Trovinger has even found a way to use ChatGPT in reflective writing assignments. She asks students to write about their rotations. They reflect on their experiences and go through all the revelations of the writing process. Then they can use ChatGPT to finesse their writing. “ChatGPT is not going to replace the learning that I want them to experience—they still have to write their reflections,” Trovinger said. “ChatGPT will just help them refine it and that might actually help them become better writers.” 

Even with the sudden integration of AI tools in pharmacy education, Trovinger and Bray believe the adaptation will move slower in pharmacy practice because pharmacists tend to be risk averse. They are trained to trust but verify, knowing that when they go into practice, they have people’s lives in their hands. 

Similar to students taking a professor’s words and putting them into ChatGPT to reword the lesson into more relatable language, pharmacists can use ChatGPT when it comes to complex instructions for a particular therapeutic or disease state, asking, ‘How can I explain this to a patient in the hopes that they will understand?’ In that scenario, one can see the beauty of human judgment combined with AI assistance. And from that view, it looks more helpful than harmful. P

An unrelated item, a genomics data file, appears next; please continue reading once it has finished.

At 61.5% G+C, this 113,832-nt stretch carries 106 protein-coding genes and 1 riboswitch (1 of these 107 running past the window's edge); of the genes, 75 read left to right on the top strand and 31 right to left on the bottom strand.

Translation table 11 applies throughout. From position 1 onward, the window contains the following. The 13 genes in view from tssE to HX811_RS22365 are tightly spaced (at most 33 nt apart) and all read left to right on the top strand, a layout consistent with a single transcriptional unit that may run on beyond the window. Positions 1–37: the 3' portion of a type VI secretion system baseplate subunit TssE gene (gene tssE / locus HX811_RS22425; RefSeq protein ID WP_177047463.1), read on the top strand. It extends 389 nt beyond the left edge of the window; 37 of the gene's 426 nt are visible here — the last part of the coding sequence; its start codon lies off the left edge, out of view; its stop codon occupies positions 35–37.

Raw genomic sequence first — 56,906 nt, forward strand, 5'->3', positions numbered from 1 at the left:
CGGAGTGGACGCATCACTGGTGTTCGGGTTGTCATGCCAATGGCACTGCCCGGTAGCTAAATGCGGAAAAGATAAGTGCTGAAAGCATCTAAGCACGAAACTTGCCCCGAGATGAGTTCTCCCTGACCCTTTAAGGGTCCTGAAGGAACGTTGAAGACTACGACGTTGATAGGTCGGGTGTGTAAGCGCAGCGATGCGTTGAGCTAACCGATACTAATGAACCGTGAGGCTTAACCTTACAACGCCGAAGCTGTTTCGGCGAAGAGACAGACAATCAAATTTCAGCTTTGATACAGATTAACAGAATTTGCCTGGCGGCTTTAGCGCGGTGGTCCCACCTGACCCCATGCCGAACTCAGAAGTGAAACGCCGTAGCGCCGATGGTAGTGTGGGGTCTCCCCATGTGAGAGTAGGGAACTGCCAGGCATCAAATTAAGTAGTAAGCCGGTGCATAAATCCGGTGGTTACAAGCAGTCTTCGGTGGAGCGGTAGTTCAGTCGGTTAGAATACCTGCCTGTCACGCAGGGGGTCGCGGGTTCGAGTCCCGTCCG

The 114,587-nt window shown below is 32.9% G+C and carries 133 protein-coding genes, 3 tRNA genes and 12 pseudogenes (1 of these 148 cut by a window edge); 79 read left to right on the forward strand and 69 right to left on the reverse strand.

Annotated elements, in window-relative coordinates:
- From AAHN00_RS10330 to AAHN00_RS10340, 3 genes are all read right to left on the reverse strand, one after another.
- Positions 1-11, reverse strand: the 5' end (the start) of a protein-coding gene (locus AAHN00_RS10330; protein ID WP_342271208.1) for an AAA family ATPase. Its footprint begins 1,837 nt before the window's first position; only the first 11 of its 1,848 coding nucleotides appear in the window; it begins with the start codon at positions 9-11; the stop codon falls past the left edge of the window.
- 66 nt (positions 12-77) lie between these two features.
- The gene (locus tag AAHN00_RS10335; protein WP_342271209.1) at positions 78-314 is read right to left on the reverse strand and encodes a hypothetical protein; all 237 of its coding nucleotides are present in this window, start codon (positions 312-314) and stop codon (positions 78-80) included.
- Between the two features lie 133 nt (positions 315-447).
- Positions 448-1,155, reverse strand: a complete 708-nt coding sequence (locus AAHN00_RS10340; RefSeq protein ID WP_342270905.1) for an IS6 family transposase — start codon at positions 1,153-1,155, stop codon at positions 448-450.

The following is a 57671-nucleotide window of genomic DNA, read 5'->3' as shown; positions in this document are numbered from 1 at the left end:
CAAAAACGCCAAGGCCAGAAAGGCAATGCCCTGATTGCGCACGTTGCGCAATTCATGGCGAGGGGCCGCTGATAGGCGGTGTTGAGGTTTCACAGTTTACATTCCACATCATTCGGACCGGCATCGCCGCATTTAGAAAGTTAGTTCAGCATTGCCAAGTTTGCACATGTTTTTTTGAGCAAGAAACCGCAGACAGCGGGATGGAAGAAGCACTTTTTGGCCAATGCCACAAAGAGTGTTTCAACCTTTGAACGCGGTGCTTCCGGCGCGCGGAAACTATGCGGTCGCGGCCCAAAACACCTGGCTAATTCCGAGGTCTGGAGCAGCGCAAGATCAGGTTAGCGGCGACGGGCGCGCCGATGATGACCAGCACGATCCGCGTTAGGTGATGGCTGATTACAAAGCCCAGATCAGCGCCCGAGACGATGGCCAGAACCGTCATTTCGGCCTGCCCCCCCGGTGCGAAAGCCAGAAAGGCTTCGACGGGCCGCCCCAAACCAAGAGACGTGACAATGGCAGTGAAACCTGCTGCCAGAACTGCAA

Athena Ponushis is a freelance writer based in Ft. Lauderdale, Florida. 


To those who may feel trepidatious about AI, Dr. Andrea Sikora recommends the book “Thinking, Fast and Slow,” by Daniel Kahneman, psychologist and winner of the Nobel Prize in economic science. She said the book points out that human intuition is flawed, “we have a lot of biases that we bring into prediction in particular,” but intuition can be aided by providing structure, and oftentimes, that structure comes from using a computer or algorithm. When Kahneman and his longtime collaborator, psychologist Amos Tversky, pitted a person against an algorithm, they found that the algorithm outperformed the person. When the person worked in conjunction with the algorithm, using the algorithm up to a point but still able to apply intuition, the pair outperformed the machine. “I think that makes sense,” Sikora said. “Being thoughtful and structured in your thought process, having more relevant data available to you, sounds like a better way of going about things.” 

The AACP webinar “What is ChatGPT and How Can You Leverage It in Pharmacy Education” referenced in this article can be viewed here: